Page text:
Vemurafenib, an oral drug, is a targeted therapy that inhibits the activity of the BRAF genetic mutation, an aberration that exists in up to 60% of patients with melanoma. “This pathway is one of the primary ways a cell begins to proliferate when it receives an appropriate signal,” explained study investigator Paul B. Chapman, MD, of Memorial Sloan-Kettering Cancer Center, New York. Normally the pathway is inactive, but with the BRAF mutation the pathway is constitutively active. “It’s like having a switch broken in the on position.” Vemurafenib was designed to bypass that switch, thereby interrupting the signaling pathway and resulting in melanoma (and only melanoma) cell death.

In this phase 3, randomized, openlabel trial, vemurafenib was compared with dacarbazine (administered by injection) in 675 previously untreated patients with late-stage melanoma identified as having the BRAF mutation. After beginning treatment, patients’ responses to therapy were assessed at 6 and 12 weeks and then every 9 weeks thereafter.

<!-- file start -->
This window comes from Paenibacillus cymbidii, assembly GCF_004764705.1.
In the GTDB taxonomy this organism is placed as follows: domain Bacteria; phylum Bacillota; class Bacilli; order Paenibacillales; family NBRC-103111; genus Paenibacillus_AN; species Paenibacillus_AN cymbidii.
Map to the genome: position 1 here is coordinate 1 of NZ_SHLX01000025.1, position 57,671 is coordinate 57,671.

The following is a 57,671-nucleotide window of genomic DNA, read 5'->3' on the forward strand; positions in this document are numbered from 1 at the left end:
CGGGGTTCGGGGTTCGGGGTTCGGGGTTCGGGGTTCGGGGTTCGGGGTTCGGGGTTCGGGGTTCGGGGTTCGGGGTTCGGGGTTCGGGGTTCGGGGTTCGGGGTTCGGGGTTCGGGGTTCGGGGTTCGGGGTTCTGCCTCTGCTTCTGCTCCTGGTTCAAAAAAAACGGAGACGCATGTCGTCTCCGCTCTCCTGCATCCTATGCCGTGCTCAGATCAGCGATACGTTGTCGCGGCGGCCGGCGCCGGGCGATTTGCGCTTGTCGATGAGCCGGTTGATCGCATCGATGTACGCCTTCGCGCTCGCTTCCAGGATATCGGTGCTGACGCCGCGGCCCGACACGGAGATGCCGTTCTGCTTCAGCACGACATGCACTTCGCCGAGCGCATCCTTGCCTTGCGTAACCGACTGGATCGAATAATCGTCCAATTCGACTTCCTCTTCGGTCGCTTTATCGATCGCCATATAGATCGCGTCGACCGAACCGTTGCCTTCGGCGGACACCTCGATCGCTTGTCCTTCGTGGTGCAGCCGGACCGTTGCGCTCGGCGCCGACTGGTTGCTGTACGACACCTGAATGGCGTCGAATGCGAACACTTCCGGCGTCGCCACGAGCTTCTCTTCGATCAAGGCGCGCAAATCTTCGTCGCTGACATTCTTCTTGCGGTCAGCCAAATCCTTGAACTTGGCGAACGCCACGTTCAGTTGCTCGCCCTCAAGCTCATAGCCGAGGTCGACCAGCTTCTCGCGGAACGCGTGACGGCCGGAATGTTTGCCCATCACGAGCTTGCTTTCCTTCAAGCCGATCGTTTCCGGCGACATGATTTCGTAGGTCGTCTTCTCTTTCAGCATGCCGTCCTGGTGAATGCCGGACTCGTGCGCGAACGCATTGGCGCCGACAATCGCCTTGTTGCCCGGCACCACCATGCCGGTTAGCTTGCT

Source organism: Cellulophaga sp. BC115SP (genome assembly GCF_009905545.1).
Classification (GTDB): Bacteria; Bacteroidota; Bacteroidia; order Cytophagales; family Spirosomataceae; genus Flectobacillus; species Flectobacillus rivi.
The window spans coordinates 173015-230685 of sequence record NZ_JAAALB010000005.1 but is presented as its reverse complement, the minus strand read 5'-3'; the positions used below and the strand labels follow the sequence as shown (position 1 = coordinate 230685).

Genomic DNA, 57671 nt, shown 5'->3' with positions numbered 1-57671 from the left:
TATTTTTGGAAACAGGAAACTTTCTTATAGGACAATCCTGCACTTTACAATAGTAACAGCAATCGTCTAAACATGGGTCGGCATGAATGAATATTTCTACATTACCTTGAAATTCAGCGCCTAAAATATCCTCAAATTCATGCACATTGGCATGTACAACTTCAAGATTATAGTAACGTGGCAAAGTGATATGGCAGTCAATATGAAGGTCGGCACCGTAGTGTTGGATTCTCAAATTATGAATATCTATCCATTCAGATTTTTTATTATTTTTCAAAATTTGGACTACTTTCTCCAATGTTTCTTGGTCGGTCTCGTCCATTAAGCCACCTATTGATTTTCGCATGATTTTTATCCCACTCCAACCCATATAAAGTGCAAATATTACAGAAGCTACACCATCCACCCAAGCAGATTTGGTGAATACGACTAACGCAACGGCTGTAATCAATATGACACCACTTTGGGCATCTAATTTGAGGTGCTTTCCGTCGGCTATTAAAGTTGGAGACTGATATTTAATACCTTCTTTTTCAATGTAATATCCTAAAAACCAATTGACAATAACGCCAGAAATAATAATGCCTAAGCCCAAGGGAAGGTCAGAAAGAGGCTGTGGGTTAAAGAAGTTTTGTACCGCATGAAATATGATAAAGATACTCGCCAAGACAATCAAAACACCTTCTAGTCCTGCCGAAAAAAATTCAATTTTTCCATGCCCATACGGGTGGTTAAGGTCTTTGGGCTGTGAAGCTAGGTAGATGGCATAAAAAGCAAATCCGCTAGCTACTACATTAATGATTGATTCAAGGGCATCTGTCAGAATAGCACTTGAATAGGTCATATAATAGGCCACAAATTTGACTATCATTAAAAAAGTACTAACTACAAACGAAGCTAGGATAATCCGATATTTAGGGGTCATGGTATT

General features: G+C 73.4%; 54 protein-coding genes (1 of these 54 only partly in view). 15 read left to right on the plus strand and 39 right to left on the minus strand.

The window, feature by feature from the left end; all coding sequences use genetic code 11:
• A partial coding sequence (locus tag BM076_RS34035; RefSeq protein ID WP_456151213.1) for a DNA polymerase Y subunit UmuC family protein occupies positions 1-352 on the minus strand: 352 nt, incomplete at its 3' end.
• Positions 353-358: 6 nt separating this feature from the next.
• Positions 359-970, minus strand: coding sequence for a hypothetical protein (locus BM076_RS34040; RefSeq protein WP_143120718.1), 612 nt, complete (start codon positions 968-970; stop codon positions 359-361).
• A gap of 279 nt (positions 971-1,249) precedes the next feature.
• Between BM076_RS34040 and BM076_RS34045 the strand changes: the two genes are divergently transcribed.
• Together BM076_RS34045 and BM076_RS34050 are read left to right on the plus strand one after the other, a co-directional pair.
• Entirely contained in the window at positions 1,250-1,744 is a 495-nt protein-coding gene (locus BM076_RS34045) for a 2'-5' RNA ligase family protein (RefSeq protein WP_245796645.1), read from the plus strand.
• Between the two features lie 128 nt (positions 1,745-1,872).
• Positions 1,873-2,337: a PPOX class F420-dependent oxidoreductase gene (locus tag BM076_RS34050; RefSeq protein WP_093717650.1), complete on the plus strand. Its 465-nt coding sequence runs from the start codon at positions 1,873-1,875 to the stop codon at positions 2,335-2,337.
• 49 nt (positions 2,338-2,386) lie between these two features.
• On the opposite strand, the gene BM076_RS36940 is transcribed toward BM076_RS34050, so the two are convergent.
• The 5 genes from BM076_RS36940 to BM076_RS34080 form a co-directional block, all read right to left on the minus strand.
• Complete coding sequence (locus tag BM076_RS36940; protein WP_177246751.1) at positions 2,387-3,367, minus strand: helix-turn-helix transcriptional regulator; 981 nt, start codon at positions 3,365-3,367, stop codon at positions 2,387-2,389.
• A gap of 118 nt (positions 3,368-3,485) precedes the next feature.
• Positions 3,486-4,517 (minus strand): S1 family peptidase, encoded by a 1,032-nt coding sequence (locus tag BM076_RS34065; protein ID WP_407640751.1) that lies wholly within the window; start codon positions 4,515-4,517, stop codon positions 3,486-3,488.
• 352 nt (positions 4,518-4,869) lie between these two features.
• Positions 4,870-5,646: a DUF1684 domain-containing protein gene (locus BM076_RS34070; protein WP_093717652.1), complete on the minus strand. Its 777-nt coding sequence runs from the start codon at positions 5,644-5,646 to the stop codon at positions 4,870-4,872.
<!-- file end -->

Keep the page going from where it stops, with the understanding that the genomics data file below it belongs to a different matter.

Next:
Positive results for the vemurafenibreceiving cohort were seen almost immediately. “It is unprecedented to report a trial this early,” said Dr Chapman. “Yes, our median follow-up time is still only 3 months, yet, the survival curves separated very early.” Although not enough time had passed to calculate a median overall survival (OS), the estimated 6-month survival rate for patients taking vemurafenib was 84% versus only 64% in those treated with dacarbazine. “That’s a 63% decrease in risk of death, a huge difference,” he said.

Large differences in progression-free survival (PFS) were also seen (median of 5.3 months for vemurafenib vs 1.6 months for dacarbazine), with a 74% decrease in disease progression risk for the former. The general response rate was 48.4% for vemurafenib and 5.5% for dacarbazine. All treatment benefits were gained with only minimal side effects.

“This is the first single agent that as a monotherapy improves the proportion of therapeutic response, progression- free survival, and overall survival as compared with a chemotherapy treatment,” concluded Dr Chapman. “This is a foundation that our field can build on to develop even more effective treatment by using melanoma drug combinations.”

Ipilimumab